Posted by: Natalie | April 28, 2011

Inglourious Basterds

Possibly, for me, Quentin Tarantino’s finest. I know, this is a contestable statement when you consider the succinct brilliance of Reservoir Dogs and the ground breaking Pulp Fiction, but the historical beauty entwined with the director’s novel instinct and eye makes this an excellent film. I am quite willing to suffer any protest you may have on these grounds as I believe I could argue my case quite happily – yes there are the stereotypical Tarantino gun fights and a touch of necessary gore, but their is a grace and delicacy to this film which doesn’t quite make it into the gangster stylings or bridal revenge of previous productions.

Inglourious Basterds is a tale which I so wish were true – I can dream that elements of it are indeed based on fact, but I think it may be wishful thinking! Headed up by ruthless, yet loveable, oh-so-American, Lieutenant Aldo Raine (a part Apache Indian, Nazi-hunter from Tennessee) a team of cut-throat Jews from all walks of life, spread threat and fear throughout occupied France. Tall tales, myths and legends of this band of warriors spread throughout Europe, reaching the ears of Hitler himself; tales of Aldo the Apache, the Bear Jew and their scalping rituals which leave whole units of German soldiers pummelled to death in the most horrific of fashions. But there is little fabrication to the Chinese whispers, those who somehow manage to live to tell the tale only do so after a suitable disfiguration.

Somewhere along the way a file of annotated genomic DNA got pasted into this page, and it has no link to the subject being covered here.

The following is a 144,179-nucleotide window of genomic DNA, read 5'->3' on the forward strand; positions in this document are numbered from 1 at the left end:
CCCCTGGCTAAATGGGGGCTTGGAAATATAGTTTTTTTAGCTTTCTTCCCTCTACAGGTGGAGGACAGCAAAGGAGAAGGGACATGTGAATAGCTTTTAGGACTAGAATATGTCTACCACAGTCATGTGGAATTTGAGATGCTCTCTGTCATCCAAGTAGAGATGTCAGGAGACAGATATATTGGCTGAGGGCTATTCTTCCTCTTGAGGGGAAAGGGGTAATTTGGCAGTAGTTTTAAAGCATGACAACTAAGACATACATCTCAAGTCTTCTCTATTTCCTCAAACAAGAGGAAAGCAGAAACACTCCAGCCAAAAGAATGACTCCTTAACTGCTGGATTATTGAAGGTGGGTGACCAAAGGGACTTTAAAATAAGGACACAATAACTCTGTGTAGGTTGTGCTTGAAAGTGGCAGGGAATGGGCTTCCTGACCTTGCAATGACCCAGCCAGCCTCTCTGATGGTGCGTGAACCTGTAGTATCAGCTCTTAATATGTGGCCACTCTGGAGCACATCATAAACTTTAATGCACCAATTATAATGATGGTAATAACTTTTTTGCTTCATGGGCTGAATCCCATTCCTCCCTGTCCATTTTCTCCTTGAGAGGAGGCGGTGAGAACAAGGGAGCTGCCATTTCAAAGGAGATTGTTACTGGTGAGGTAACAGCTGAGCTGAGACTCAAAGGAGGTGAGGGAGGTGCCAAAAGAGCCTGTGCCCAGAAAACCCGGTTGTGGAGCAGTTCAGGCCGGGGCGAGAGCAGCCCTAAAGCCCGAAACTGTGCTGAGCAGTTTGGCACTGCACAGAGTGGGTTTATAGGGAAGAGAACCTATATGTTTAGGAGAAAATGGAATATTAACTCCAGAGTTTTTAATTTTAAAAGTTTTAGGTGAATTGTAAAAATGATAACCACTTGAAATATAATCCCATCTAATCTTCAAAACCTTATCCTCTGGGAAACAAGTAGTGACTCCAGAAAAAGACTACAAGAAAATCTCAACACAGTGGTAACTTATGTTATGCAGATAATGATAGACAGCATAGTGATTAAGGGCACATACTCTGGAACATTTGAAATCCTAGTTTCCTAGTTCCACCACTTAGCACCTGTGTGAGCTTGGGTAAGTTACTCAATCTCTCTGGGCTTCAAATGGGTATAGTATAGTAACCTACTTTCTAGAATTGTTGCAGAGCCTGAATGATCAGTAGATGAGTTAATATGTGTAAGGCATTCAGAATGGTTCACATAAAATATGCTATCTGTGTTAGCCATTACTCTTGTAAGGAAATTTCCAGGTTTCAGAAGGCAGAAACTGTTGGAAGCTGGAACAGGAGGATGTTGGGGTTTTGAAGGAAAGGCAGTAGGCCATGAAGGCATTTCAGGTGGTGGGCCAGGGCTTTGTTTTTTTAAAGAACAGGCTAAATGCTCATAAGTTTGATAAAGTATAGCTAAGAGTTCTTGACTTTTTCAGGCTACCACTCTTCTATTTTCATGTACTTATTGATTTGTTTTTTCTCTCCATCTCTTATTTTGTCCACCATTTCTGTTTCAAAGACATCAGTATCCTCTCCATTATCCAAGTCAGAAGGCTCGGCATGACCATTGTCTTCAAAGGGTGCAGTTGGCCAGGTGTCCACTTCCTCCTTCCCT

This super-secret team of vigilantes, along with other undercover agents, plot the downfall of all World War Two downfalls; the ultimate terrorist act which would change the world forever. However, they are not the only ones on the path of revenge for under the Nazi reign of terror, precious few escaped without a sense of bitter vengeance bubbling beneath the skin.